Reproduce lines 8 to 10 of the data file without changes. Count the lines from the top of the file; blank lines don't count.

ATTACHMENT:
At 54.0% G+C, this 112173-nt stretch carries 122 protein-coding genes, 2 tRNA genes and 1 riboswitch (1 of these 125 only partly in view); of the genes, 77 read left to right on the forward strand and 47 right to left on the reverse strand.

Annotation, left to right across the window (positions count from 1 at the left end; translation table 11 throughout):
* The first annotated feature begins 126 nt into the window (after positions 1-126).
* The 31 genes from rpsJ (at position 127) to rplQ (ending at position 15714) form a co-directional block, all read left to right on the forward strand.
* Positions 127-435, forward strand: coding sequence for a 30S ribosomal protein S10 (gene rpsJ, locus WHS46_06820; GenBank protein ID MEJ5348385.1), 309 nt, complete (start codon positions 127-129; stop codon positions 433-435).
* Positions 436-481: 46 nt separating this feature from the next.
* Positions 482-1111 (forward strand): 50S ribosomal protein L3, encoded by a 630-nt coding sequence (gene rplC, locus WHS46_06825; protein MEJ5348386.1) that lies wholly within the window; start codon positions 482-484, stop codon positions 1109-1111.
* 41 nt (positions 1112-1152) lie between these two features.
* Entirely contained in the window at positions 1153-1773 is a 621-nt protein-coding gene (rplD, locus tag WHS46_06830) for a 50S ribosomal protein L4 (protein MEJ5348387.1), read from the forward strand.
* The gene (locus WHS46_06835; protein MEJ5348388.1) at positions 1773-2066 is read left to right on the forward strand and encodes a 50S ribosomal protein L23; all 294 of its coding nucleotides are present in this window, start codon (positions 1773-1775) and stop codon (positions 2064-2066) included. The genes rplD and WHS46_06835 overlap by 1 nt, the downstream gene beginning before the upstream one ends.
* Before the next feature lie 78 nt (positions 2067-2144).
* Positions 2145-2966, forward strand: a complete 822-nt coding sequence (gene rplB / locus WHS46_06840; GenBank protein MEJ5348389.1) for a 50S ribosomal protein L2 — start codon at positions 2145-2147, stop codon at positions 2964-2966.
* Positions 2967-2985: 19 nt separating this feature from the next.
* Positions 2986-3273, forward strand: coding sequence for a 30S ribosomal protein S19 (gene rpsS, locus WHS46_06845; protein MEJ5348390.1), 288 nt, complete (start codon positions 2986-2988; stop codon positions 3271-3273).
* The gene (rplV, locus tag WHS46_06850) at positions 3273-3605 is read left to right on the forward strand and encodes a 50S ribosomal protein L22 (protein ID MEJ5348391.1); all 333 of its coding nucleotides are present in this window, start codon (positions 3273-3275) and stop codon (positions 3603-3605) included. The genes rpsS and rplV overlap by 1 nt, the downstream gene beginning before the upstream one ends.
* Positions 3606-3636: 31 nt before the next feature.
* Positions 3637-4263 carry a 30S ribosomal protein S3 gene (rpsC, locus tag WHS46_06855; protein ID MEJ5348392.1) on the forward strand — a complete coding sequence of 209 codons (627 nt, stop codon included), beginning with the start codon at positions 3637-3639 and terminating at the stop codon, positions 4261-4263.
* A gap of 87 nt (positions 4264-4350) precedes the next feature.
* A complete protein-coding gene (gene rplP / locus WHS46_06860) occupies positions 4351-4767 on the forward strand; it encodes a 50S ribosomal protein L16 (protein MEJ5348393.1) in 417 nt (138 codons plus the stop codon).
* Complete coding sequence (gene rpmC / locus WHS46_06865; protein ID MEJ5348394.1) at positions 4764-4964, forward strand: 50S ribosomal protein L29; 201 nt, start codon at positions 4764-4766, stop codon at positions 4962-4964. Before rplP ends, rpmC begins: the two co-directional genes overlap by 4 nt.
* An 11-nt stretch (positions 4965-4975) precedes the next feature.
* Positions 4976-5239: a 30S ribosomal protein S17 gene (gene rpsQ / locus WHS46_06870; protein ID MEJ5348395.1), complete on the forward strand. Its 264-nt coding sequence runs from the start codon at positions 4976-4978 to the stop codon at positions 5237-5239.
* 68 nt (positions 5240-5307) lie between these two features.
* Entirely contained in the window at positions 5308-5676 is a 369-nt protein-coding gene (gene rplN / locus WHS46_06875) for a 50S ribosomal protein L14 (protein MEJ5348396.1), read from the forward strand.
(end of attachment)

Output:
* 41 nt (positions 1112-1152) lie between these two features.
* Entirely contained in the window at positions 1153-1773 is a 621-nt protein-coding gene (rplD, locus tag WHS46_06830) for a 50S ribosomal protein L4 (protein MEJ5348387.1), read from the forward strand.
* The gene (locus WHS46_06835; protein MEJ5348388.1) at positions 1773-2066 is read left to right on the forward strand and encodes a 50S ribosomal protein L23; all 294 of its coding nucleotides are present in this window, start codon (positions 1773-1775) and stop codon (positions 2064-2066) included. The genes rplD and WHS46_06835 overlap by 1 nt, the downstream gene beginning before the upstream one ends.